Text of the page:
I went part of the way down the rabbit hole of the American Civil War by chance on YouTube. Author and historian Susan Provost Beller gave an almost one-hour lecture about soldiering during that war. The 2002 talk was to a classroom full of elementary school pupils at Charlotte Central School in Charlotte, Vermont, so her delivery was easy to comprehend.
Part way through the lecture I remembered an old television series called “The Rebel–Johnny Yuma” that aired on ABC-TV from 1959 to 1961. It starred Nick Adams as the young Confederate Army veteran. I had very few memories of the television show aside from its setting in post Civil War as a western, cowboys and Indians type of show. So, I did a YouTube search for it after the Beller interview had ended. I found the premier episode:
The episode was unfamiliar because it had originally aired in 1959 when I was a first grade pupil. I can only pose a wild guess as to why I remembered the name of the show. Perhaps dad watched it and tidbits of the show settled into my subconscious while I was in the same room as him?
In the premier episode, Dan Blocker guest-starred as the villain. It was interesting seeing him play a different role than that of Hoss Cartwright in the “Bonanza” television series. The attitude of the actors in the show was markedly different than what Beller had discussed in her lecture about Civil War soldiers.
I pondered the difference in perspectives between a mid-20th century television producer and that of a war historian/lecturer in the early 21st century. I then thought about the various facts I was taught about the Civil War and the Post Civil War eras in school along with what was presented in various books borrowed from the public library about these subjects. I’ve taken in various viewpoints from Mark Twain to Shelby Foote. Now there is Susan Provost Beller to add to my must-read bucket list.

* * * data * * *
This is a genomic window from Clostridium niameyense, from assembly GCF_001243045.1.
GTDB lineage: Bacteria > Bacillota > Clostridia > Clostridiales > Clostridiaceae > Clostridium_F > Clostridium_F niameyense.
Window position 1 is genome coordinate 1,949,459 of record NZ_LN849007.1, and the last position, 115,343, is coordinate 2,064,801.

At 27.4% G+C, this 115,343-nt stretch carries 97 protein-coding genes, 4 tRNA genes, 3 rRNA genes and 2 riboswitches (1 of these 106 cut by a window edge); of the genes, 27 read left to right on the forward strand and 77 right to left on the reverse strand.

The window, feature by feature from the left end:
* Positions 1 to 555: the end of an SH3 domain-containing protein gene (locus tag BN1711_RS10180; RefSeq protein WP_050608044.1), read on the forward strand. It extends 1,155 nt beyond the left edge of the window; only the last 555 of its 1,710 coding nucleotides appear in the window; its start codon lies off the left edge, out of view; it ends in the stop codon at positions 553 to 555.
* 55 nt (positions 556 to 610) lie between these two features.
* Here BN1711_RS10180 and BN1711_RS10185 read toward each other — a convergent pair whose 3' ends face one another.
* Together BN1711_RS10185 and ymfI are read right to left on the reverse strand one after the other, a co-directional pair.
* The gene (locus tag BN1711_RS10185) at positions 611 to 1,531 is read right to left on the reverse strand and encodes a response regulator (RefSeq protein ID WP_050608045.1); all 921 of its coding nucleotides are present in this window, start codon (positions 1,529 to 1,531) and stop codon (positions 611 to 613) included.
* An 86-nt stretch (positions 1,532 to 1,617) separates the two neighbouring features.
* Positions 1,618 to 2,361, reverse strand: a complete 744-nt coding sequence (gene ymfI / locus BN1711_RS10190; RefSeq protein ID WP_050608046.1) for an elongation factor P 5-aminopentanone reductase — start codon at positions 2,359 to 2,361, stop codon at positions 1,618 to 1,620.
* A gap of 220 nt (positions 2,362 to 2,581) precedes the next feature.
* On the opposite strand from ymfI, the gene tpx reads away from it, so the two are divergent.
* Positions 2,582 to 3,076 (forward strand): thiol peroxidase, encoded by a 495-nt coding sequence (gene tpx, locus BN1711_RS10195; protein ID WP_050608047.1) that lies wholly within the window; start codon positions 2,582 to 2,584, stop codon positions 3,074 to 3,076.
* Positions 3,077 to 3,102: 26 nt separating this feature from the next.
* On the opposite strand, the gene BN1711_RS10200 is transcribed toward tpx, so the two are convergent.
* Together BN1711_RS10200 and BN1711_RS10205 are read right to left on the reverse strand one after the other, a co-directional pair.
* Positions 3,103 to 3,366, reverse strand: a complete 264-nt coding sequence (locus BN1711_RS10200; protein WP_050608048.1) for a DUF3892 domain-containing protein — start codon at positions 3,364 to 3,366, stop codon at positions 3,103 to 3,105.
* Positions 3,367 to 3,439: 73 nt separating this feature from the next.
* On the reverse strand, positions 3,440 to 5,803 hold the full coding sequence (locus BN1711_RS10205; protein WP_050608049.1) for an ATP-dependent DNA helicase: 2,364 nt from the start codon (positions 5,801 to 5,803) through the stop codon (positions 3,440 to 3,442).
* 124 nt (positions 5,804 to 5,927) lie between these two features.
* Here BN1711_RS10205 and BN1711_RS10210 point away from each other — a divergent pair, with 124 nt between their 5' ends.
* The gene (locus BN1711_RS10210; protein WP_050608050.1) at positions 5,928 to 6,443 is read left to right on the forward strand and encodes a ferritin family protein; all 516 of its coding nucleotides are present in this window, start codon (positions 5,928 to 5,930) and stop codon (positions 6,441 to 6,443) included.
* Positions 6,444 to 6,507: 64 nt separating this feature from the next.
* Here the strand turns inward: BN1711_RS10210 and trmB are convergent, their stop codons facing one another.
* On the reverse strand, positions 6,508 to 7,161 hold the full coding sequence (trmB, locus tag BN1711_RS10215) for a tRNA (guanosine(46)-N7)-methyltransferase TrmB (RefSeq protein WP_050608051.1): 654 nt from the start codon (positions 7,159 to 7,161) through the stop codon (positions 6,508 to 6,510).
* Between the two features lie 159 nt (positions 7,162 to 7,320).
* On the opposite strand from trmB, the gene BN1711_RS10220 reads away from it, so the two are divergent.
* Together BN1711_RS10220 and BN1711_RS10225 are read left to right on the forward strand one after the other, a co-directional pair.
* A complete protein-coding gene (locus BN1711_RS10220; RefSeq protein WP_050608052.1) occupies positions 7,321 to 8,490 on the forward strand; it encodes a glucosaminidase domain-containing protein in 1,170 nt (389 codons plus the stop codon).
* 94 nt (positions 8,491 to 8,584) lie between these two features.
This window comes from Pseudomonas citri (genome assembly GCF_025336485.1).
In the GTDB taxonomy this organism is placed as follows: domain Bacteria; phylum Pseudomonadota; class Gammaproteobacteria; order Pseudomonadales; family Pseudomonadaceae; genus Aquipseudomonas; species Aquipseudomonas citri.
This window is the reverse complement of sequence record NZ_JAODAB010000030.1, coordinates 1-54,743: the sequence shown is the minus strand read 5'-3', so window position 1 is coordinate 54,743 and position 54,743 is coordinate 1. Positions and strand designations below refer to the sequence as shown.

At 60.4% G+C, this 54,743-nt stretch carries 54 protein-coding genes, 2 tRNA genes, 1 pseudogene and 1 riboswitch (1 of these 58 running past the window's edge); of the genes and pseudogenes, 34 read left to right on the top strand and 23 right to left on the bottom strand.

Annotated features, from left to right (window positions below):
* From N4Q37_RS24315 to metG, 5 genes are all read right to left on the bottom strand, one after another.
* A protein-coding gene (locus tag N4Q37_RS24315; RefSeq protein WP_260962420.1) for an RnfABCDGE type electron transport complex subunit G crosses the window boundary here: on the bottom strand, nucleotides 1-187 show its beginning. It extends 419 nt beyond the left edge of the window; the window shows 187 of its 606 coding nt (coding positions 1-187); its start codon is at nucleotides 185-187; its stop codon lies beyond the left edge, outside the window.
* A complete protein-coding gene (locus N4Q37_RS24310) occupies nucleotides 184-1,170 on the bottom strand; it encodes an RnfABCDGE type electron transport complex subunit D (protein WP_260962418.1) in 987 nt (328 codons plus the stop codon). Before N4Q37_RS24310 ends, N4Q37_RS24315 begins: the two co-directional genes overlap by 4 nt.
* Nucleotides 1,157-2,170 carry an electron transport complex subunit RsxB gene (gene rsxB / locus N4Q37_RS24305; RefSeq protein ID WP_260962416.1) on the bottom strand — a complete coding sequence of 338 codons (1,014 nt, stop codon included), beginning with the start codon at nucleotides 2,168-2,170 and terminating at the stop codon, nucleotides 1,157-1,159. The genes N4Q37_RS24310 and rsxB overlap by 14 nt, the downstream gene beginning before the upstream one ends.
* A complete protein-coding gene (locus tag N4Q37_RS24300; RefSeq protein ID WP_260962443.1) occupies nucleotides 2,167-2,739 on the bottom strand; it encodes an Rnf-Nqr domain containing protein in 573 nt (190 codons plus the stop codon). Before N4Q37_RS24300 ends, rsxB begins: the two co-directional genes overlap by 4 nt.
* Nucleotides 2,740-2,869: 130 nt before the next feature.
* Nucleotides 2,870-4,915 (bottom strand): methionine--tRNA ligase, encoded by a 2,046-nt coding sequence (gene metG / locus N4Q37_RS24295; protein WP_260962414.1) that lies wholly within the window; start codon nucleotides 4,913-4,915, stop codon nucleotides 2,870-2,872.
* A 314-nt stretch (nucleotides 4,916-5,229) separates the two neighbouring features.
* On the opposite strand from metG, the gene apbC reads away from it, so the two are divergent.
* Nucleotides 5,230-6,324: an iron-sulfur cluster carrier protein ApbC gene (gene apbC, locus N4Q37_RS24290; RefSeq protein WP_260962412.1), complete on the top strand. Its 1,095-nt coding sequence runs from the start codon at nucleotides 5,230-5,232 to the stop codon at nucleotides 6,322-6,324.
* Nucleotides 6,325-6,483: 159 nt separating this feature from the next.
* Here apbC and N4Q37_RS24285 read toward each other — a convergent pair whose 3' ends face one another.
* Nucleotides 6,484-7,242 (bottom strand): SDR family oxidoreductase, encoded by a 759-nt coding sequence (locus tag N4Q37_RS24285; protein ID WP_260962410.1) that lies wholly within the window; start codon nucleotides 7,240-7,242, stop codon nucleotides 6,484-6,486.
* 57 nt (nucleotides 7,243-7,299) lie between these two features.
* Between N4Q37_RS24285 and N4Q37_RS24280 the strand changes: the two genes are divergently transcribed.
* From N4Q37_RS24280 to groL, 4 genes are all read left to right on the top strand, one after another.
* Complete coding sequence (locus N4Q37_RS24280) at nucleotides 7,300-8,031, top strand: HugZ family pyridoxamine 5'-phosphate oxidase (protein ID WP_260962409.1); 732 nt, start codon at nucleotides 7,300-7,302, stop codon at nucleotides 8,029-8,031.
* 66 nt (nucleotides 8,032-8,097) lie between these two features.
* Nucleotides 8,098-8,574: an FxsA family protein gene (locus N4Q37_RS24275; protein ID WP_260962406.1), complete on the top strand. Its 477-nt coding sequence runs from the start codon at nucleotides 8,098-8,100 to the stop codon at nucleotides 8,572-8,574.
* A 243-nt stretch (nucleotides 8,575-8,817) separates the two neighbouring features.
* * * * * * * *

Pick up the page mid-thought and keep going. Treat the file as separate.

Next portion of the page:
It’s mind expanding to pause and consider our own opinions and perspectives of various topics and situations–not just those that relate to the American Civil War. We have busy lives that are full of duties and tasks. We consume various media from print to Internet. Our minds race with categorizing the data we consume and the impressions we form and morph into our individual points of view. These opinions and beliefs solidify in our minds. We become attached to these concepts as personal truths. We forget that we formulate our beliefs based upon our personal impressions of what we are taught and observe.
When we analyze how we observe through our individual filters, we can realize alternative opinions and beliefs. As we attempt to be more objective we may stumble upon realizations and breakthroughs that help us understand life from different angles. We may even be open to making drastic changes in our beliefs and mindsets.
We are given the opportunity to analyze our mental concepts and release those that hinder or no longer serve us in productive ways. When viewed from different perspectives we are open to embracing previously hidden opportunities. There might even be an epiphany or two. This might signal a time to put things “on hold” for awhile while re-evaluating and assessing our life paths.
Sometimes a new perspective evolves after seeing something unfamiliar on the Internet. Perhaps during a meditation session or taking in some quiet time in nature. If you’ve ever traveled to an unfamiliar city or country, you noticed a paradigm shift in your thinking. Shifts in points of view often enable personal growth and the expansion of empathy in our minds.
It is time to pause for awhile and at least contemplate some different perspectives as to how we experience the world.
The Blue Jay of Happiness quotes the late child psychologist, Stella Chess. “Young people of high school age can actually feel themselves changing. Progress is almost tangible. It’s exciting. It stimulates more progress. Nevertheless, growth is not constant and smooth. Erik Erikson quotes an aphorism to describe the formless forming of it. ‘I ain’t what I ought to be. I ain’t what I’m going to be, but I’m not what I was.'”